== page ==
My father was a smart and gentle man, not prone to harsh judgment, fond of a joke, a lover of newspapers and gardening and birds, chickadees especially. He was robust until a stroke in his 80s sent him to a nursing home, but I never heard him complain during those final, decrepit years. The last time I saw him conscious, he was reading his beloved Boston Globe, his old reading glasses uneven on his nose, from a hospital bed. The morning sun was shining through the window and for a moment, I held the unrealistic hope that he would make it through this latest distress. He died four days later, quietly, I am told. I was not there.

Like others who have lost loved ones, there are conversations I never had with my Dad that I probably should have. But near the end, we did say we loved each other, which was rare (he was, after all, a Yankee). I smoothed his brow and kissed him goodbye.

So on this 16th anniversary, I have no deep regrets. But I do have two impossible wishes.

My first is that Dad could have heard my eulogy, which I began writing that morning by his hospital bed. It spoke of quiet wisdom he imparted to his children, and of the respect and affection family and others held for him. In his modest way, he would have liked to hear it, I bet, for such praise was scarce when he was alive. But that is not how the story goes. We die and leave only memories, a strictly one-way experience. 

My second wish would be to tell Dad how his only son has fared in the last 16 years. I know he would have empathy for some bad times I went through and be proud that I made it. He would be happy that I found a woman I love, Yolanda, my wife now for four years and my best friend for more than a decade: someone, like him, who loves gardening and birds. He would be pleased that my three wonderful children, Rachel, Katy and Cal, are making their way in the world; and that he now has three great-granddaughters, Bella, Vivvie and Liv, wonderful girls all. In his humble way, he would be honored to know how frequently I, my sister Mary Lynne and my children remember and miss him. He would be saddened to learn that my other sister, his younger daughter, Lynda, died in 2015. But that is not how the story goes, either. We send thoughts to the dead, but the experience is one-way. We treasure photographs, but they do not speak.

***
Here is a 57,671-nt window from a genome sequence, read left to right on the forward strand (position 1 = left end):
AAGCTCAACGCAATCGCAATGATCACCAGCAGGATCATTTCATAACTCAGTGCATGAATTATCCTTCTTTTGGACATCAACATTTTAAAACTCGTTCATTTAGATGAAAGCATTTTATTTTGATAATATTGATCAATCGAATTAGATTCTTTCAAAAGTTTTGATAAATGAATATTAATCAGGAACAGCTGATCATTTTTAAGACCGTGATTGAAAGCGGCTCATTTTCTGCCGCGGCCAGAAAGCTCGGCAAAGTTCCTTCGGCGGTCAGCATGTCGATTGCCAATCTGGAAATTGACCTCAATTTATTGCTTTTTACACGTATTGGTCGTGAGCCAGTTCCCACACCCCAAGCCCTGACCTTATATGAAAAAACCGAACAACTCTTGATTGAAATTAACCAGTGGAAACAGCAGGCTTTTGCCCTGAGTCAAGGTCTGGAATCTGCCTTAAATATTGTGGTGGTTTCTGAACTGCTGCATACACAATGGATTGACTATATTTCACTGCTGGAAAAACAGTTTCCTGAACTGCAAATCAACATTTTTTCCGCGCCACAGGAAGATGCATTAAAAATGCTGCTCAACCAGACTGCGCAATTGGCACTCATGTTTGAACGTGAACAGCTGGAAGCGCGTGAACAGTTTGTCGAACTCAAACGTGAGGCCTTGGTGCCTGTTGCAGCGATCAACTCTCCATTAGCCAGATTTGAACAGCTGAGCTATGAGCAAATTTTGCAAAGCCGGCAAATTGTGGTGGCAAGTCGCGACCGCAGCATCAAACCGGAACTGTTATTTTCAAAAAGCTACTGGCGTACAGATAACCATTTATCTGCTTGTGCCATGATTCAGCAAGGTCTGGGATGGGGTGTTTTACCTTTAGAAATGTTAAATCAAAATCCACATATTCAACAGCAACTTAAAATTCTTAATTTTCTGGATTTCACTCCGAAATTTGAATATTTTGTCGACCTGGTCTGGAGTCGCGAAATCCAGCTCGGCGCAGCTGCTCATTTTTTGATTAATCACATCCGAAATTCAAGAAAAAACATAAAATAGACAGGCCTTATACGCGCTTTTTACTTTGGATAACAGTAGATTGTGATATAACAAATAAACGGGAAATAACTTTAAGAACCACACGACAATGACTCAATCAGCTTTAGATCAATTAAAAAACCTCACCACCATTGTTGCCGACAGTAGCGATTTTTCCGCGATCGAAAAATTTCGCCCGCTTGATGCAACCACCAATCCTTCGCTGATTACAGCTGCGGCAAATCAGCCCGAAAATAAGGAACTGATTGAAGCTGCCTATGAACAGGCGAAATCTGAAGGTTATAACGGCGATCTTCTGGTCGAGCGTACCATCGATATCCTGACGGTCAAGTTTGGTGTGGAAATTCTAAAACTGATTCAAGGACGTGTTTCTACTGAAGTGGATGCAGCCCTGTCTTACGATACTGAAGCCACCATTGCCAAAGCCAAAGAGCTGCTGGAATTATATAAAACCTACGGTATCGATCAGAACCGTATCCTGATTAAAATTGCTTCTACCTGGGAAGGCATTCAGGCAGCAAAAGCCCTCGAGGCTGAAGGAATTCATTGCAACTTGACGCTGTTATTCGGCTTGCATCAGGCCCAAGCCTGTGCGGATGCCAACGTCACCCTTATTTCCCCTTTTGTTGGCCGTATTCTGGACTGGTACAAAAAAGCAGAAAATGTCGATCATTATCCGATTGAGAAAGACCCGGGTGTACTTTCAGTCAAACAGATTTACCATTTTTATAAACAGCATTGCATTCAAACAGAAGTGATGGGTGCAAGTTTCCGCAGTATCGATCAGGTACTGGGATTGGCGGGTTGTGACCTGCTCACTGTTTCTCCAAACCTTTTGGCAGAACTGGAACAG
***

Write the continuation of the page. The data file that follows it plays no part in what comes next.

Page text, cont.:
Lately, I have been poring through boxes of black-and-white prints handed down from Dad’s side of my family. I am lucky to have them, more so that they were taken in the pre-digital age -- for I can touch them, as the people captured in them surely themselves did so long ago. I can imagine what they might say, if in fact they could speak.

Some of the scenes are unfamiliar to me: sailboats on a bay, a stream in winter, a couple posing on a hill, the woman dressed in fur-trimmed coat. But I recognize the house, which my grandfather, for whom I am named, built with his farmer’s hands; the coal stove that still heated the kitchen when I visited as a child; the birdhouses and flower gardens, which my sweet grandmother lovingly tended. I recognize my father, my uncle and my aunts, just children then in the 1920s. I peer at Dad in these portraits (he seems always to be smiling!), and the resemblance to photos of me at that age is startling, though I suppose it should not be.

A plane will fly over my house today, I am certain. When it does, I will go outside and think of young Dad, amazed that someone had taken the controls of an airplane in America and stepped out in France. A boy with a smile, his life all ahead of him.